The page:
Evolution could have, and perhaps did, supply more powerful brain engines to marine mammals, but it dropped a dual-hemi into the drivetrain of a fecund nomad, injected Nitro and walked away.

Just about 72 years ago my mother was taxied from our home on Aukai Street to the Kapiolani Gynecological Hospital so that doctors and nurses there could help bring me into the world. On New Year’s Day 1947, the ward was a pretty busy scene with 13 of us new islanders choosing that day to be born. Babies ready? … Boom! This is me in the upper left corner of Sunday’s Honolulu Advertiser, obviously not all that happy to be being photographed.

The other big news that day was the weather. Hawaii had been pounded all week by a storm that drove 40-foot waves against the coast and sent tide waters sweeping 1000 yards inland. Maui Harbor was wrecked and parts of Hilo had to be evacuated. In Alaska, the 135-mph gale was the unprecedented third blast of that winter for Nome. On the mainland, a cold front invaded the South into Florida and extended clear all the way over to the valleys of California.

On page 7 of the Advertiser, John Wayne is shown boarding the first Hawaii Airlines passenger flight from Los Angeles to Hilo. A transpacific route to Kwajalein, Guam and Tokyo was being surveyed. In Washington, Republicans were flooding Congressional hoppers with anti-strike bills to keep unions from recovering their pre-war bargaining power. In other news, Bernard Baruch was resigning his chairmanship of the Atomic Energy Commission, having devised a plan to place peaceful atomic energy under international control. Under the Baruch plan, soon to be adopted by the United Nations, the world would disarm its nuclear arsenal and all nations would agree never to build any more. A strict inspection regime would guarantee the peaceful atom would be forever safely caged.

Having acquired 7 decades of hindsight, it is easy to look back at some of these pronouncements with grim humor.

Selection could have favored other quadrupeds with hands, such as raccoons or geckos, but the spinning wheel landed on apes. Evolution could have, and perhaps did, supply more powerful brain engines to marine mammals, but it dropped a dual-hemi into the drivetrain of a fecund nomad, injected Nitro and walked away.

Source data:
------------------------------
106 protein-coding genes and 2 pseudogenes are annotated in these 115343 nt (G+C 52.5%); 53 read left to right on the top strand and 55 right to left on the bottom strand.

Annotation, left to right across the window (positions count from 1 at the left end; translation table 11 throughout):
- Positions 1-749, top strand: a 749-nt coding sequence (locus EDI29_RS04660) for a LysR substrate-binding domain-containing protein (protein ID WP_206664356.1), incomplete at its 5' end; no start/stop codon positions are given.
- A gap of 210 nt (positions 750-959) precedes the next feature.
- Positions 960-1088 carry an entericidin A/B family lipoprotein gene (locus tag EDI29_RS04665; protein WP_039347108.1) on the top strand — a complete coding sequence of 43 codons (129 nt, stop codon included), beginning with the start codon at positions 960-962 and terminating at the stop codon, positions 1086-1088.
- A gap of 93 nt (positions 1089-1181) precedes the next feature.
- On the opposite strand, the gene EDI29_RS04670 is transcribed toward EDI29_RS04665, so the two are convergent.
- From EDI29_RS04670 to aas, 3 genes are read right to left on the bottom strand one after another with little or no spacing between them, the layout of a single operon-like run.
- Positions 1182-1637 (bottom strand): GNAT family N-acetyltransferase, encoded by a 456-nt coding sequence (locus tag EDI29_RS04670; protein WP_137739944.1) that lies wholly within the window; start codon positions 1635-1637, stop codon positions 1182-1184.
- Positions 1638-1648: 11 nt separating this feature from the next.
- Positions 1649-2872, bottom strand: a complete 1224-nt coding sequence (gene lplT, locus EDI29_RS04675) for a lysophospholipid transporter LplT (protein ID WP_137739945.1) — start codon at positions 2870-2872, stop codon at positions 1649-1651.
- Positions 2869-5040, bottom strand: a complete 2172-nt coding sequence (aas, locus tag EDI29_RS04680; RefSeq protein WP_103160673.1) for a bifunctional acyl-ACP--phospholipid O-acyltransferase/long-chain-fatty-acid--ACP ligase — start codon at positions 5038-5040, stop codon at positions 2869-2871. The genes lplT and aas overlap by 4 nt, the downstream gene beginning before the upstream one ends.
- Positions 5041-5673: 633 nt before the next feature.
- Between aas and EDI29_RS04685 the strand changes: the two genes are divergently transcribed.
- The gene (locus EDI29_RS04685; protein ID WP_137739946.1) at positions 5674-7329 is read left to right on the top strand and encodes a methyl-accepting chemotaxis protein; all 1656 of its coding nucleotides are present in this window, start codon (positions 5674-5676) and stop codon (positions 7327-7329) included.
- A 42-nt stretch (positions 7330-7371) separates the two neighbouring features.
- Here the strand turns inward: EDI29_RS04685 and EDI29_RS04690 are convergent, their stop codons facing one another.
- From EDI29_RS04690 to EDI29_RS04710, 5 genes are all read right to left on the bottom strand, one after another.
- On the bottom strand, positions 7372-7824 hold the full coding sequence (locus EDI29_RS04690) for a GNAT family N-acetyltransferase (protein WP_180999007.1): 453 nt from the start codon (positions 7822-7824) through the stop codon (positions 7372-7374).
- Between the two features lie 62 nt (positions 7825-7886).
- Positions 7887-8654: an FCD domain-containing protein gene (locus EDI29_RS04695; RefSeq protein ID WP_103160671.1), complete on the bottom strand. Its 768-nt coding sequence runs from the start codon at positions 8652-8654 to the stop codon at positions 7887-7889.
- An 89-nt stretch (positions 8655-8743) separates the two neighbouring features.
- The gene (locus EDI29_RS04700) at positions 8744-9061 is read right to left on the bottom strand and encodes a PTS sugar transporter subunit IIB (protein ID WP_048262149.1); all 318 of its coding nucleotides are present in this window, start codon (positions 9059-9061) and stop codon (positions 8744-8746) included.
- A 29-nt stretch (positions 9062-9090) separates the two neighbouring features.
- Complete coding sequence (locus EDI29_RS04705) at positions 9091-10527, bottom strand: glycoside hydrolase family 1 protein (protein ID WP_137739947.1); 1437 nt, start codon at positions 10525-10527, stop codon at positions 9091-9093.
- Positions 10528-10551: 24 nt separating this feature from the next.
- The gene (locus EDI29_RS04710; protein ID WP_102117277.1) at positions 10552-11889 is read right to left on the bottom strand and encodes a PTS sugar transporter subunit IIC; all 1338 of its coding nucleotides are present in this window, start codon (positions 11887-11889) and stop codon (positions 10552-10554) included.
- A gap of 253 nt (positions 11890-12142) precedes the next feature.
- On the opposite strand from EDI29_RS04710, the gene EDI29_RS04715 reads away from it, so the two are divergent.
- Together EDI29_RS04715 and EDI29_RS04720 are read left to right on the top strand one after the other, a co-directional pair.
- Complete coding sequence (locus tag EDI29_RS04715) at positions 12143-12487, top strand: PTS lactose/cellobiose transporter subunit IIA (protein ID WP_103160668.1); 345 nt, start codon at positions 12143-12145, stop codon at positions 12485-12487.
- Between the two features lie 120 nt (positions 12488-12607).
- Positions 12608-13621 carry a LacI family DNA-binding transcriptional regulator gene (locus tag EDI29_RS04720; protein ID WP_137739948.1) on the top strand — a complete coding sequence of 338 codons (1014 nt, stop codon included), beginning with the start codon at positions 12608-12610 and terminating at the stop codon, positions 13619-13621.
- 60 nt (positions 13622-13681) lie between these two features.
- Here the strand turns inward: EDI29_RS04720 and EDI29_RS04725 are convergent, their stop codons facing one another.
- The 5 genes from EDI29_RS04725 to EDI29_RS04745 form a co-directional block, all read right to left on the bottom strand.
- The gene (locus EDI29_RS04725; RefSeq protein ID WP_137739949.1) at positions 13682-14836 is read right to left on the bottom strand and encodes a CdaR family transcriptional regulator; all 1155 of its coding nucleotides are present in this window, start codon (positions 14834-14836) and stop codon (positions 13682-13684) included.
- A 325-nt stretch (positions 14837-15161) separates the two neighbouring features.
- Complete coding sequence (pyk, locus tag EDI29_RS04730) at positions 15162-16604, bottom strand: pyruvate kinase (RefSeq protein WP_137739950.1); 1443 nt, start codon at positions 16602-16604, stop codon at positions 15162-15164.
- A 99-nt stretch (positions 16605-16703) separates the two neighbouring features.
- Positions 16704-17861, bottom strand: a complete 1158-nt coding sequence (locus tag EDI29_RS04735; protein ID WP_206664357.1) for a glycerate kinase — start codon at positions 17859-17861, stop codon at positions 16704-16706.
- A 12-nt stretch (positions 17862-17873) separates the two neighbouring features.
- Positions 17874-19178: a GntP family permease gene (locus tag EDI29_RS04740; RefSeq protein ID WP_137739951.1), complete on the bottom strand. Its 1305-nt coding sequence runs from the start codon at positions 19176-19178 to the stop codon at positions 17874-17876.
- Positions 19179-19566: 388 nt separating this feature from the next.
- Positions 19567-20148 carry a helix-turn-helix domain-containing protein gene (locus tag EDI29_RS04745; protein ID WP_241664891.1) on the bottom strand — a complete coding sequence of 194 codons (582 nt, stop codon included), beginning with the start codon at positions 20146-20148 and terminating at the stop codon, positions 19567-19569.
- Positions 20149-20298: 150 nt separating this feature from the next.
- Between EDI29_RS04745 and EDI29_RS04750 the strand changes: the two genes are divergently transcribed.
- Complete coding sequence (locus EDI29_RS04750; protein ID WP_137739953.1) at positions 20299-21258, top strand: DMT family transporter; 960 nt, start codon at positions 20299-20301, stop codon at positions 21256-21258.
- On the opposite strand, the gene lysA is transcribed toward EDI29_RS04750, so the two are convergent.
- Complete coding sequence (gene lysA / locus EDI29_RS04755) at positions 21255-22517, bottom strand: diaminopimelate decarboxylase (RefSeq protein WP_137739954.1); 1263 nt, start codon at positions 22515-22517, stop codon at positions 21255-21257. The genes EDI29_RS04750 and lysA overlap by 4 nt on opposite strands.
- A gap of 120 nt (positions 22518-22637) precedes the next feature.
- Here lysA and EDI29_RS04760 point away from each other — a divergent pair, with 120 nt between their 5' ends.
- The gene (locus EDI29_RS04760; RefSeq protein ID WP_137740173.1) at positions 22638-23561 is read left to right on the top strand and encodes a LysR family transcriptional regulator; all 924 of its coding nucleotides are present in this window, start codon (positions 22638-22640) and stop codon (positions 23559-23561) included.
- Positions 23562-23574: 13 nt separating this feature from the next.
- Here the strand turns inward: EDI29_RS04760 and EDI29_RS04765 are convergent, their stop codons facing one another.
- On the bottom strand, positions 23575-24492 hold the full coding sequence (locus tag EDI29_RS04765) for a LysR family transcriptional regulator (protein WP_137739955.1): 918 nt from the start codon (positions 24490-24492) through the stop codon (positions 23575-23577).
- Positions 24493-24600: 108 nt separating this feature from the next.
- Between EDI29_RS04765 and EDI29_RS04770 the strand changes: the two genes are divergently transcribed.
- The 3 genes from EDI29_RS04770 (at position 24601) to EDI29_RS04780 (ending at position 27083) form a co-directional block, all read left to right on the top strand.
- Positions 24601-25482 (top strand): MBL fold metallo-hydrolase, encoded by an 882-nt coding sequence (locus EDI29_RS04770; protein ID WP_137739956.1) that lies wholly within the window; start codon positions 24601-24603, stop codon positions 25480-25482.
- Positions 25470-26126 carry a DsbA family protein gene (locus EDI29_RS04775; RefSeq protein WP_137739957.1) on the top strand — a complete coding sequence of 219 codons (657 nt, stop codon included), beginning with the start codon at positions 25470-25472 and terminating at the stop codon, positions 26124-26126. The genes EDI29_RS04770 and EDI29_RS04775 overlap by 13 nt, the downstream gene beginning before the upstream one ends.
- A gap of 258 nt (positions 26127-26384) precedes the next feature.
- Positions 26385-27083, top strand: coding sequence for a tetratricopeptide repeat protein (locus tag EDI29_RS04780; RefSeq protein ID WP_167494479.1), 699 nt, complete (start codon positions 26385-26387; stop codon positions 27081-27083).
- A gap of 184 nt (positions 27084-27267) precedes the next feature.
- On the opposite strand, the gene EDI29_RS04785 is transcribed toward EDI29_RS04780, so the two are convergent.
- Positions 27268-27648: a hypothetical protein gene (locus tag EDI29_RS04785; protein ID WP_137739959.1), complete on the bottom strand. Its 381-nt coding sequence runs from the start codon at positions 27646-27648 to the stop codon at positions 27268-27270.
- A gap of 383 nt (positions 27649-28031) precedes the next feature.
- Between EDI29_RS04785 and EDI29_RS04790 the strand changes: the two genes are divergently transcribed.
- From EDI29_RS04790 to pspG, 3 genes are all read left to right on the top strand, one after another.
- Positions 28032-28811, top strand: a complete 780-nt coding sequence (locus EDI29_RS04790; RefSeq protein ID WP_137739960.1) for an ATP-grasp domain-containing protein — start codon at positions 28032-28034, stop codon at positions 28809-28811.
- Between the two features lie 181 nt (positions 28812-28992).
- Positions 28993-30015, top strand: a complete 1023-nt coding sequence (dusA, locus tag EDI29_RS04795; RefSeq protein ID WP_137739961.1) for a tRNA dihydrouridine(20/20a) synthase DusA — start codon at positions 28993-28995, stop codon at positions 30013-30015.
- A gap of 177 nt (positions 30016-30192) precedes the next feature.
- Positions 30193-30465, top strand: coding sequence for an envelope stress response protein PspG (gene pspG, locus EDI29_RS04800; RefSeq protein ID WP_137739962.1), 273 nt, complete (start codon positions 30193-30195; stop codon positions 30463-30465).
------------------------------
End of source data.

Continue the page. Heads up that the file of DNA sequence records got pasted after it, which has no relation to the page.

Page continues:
That bicameral brain evaporated the track in a parsec but see that smoke coming from under the hood? We need to eject. Except someone forgot to put that feature in.

That’s the thing about our neurobiology. It has a problem with looking very far into the future. We could, but we avert our eyes. Instead we discount future against present. Nate Hagens, who has thought long about the larger evolutionary patterns, writes:

To change people’s minds about behavior you have to either make the case really scary, or the time-to-impact really short because of people’s evolved tendency to focus on the present (and cultures impact on causing discount rates to be even steeper). For most Americans, ‘the future’ is this weekend. Climate change is real (as are myriad other environmental externalities), but if people are losing jobs and have to worry about feeding their kids, concern about the natural world will take a back seat to more mundane realities.


Nature abhors a gradient. Life requires one. Possessing gradients, and throttling them to create islands of low entropy while global entropy rises, is the very essence of life. Those organisms that are most effective in accessing and degrading energy have had evolutionary advantage. This includes human societies. For us to voluntarily give up or reduce access to the highest quality fuels goes against our evolutionary grain for ‘more’ or ‘progress.’ Reducing consumption via top-down authority is possible (think Tokugawa Japan) but extremely unlikely. Our modern history is one of doing everything in our power to keep continued global access to high EROI fuels possible.